Summer camps offer hope for peaceful coexistence

ByHAYAH GOLDLIST-EICHLER
August 6, 2015 23:21

“I had horrible ideas about [Jews] before I joined this group,” said one Palestinian participant who now counts Jews among his friends.




camp

Campers participate in a ‘ MasterChef ’ tournament at the Wings of Peace camp located on Yanai beach this week. (photo credit:KMP)

During the summer months, three camps that bring together Jewish, Arab and Palestinian youth are seen by many as an oasis of peace in an otherwise troubled reality.

The first is one of many camps organized by ILAN – The Israeli Association for Disabled Children, which take place annually in host kibbutzim and moshavim across the country.

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Rosh Tzurim, a religious kibbutz in the West Bank, hosted 11 children with physical disabilities, including three Arab-Israelis. It has been hosting the camp for the past 25 years.

According to Noga Feingold, who runs the camp, the youth from the kibbutz do everything for the kids from ILAN, including helping them with their physical needs throughout the day, and every camper is hosted by a family on the kibbutz.

While some parents of the Arab-Israeli kids have been nervous about sending their children to the religious kibbutz beyond the Green Line, and one father even came to visit the kibbutz before allowing his son to attend, the children all end up having a wonderful experience.

The Wings of Peace camp, which brings together Palestinian and Israelis, was organized by the educational organization Kids Creating Peace and funded by USAID.

The 13- to 17-year-old participants meet on a weekly basis throughout the year, and then enjoy a weeklong sleepaway camp together.

Amy Abebe-Campiano, a 16-year-old from Shoham, said that her family was very much in favor of her attending the camp.

“I had never met a Palestinian,” she said. “I wanted to get to know them beyond what we hear in the news.”

Muhammad is a 16-year-old boy from the Shuafat refugee camp in Jerusalem. Muhammad is not his real name, as he worried about repercussions in his neighborhood.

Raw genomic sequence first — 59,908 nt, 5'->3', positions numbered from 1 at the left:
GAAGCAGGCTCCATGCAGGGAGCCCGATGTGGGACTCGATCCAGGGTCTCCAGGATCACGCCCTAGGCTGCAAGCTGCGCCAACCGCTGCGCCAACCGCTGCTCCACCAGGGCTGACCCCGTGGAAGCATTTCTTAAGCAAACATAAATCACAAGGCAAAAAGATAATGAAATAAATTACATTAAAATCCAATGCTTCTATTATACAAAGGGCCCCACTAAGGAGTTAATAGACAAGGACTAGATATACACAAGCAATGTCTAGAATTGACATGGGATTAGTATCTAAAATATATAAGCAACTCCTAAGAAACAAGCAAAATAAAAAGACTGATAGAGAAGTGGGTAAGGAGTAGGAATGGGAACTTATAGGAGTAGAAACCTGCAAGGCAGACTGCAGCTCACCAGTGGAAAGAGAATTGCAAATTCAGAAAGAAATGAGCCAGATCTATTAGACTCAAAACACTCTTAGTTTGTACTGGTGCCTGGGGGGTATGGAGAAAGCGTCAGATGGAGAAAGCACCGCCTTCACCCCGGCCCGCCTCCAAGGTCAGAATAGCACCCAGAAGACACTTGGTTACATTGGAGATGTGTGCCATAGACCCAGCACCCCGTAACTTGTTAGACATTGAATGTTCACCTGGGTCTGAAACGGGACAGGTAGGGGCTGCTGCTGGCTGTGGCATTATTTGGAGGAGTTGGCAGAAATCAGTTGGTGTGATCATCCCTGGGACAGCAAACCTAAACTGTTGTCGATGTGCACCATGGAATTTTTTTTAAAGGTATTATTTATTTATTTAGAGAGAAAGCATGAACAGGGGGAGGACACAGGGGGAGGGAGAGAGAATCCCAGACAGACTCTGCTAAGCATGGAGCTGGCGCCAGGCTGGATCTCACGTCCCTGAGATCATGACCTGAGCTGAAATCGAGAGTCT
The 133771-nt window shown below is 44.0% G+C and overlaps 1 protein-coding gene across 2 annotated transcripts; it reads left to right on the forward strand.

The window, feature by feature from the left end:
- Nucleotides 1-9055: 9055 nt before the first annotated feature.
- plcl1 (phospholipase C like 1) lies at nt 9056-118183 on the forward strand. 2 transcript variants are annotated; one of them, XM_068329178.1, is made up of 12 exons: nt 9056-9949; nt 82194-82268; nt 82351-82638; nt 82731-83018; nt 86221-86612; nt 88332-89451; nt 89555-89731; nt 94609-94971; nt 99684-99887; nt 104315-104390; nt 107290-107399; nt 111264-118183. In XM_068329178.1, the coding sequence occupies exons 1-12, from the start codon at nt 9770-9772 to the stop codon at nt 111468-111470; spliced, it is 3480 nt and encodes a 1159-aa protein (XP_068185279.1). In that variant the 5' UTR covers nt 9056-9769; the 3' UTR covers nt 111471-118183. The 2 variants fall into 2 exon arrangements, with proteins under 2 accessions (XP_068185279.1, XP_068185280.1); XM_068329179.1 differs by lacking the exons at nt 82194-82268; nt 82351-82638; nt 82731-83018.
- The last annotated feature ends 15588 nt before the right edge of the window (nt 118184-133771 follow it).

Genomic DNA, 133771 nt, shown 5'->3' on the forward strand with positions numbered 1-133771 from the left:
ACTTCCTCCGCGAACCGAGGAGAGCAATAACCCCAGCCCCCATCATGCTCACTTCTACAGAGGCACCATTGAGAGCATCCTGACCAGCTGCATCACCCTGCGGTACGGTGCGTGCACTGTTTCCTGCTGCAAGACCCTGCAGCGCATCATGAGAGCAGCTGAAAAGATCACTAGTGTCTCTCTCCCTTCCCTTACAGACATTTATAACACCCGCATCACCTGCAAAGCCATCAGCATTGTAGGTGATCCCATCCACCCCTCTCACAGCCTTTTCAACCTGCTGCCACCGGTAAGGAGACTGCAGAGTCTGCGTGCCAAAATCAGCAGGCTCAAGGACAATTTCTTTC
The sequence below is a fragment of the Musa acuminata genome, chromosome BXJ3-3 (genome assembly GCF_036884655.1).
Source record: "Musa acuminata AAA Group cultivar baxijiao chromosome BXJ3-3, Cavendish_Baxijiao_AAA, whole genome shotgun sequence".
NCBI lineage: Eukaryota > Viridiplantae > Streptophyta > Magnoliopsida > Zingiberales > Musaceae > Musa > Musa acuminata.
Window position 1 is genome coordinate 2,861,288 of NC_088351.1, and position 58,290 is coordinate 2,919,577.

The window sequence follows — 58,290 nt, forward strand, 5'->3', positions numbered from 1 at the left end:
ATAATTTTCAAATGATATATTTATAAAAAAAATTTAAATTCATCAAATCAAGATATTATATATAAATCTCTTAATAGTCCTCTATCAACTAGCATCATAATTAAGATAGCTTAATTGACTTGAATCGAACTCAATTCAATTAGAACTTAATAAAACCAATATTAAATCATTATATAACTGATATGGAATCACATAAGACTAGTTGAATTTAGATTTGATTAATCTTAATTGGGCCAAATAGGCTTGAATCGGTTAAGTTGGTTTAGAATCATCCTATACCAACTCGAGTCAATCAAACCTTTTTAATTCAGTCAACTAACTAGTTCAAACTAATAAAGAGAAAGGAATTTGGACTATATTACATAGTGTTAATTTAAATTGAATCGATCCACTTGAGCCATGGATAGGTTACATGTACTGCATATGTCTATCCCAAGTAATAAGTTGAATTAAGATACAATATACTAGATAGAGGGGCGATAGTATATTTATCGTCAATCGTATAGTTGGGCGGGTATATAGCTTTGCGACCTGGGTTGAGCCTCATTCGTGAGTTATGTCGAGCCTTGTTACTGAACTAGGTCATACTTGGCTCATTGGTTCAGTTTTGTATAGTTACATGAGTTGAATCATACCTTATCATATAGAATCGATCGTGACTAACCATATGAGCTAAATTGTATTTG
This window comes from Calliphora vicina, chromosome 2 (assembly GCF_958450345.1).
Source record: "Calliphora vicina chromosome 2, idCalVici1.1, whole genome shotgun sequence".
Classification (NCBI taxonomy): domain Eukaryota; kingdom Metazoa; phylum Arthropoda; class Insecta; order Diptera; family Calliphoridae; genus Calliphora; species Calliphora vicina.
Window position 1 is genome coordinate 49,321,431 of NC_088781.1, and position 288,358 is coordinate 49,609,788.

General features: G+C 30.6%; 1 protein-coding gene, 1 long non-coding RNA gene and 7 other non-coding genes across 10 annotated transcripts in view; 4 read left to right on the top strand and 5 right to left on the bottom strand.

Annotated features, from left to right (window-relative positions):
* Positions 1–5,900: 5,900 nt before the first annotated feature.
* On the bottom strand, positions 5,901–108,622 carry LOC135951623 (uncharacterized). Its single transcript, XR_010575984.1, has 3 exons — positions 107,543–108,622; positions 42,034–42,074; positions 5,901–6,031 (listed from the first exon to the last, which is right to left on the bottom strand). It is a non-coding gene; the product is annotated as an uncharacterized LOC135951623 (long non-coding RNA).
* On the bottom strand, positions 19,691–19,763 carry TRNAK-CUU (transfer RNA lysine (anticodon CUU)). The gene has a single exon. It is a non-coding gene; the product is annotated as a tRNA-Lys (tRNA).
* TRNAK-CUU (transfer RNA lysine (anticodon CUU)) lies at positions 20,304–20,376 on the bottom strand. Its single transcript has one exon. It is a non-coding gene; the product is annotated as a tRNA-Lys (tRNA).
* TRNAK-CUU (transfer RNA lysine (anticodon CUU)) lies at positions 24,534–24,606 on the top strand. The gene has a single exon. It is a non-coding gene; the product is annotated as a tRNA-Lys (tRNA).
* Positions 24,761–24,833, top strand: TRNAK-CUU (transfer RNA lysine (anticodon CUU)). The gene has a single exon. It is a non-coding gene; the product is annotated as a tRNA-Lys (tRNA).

“I do not want problems at home in my town,” he explained. “It might endanger my life.”

His participation in the program marked his first encounter with his Jewish-Israeli peers.

“I had horrible ideas about [Jews] before I joined this group,” he said, adding that “I imagined them in my head like monsters with horns and red eyes.”

Now, he said, he knows better. He counts the Jewish participants in the program among his friends.

Haya, a 23-year-old counselor from east Jerusalem, requested that her last name not be used.

She said there is some tension during the first meetings between the kids, but it eases after the initial encounter.

Haya said she hopes that the interpersonal connections they make at this age help create a future that is more peaceful. She believes that it can prevent violence.

The Wings of Peace camp ended on Thursday, but participants can look forward to their weekly meetings throughout the year.

Perhaps the most unique of all the camps is to take place between Jews from Judea and Samaria and their neighbors from surrounding Palestinian villages.

Due to security concerns, the camp has asked that details about the location and the people involved remain anonymous, as reconciliation with Israelis, especially with those from Judea and Samaria, is far from acceptable on the Palestinian streets these days.

The camp takes place in a “no-man’s-land,” near the Jewish settlements, on an empty piece of Palestinian farmland, where both sides feel comfortable.

When asked if the parents are worried about sending their children to the three-day camp, one of the founders answered that “[a] lot of the parents who send their kids are worried about not meeting the Palestinians – about what happens to kids when they grow up in such a close environment but they don’t meet the other side.”

He went on to say that many of the parents in the area are enthusiastic about the camp that is based “on our fundamental belief... [that] when people meet the other side, a lot of stereotypes just break down...”

According to the camp coordinator, the language difference presents a barrier in terms of fostering deep dialogue between the children, but kids can simply be kids, playing sports together, participating in activities and become friends.

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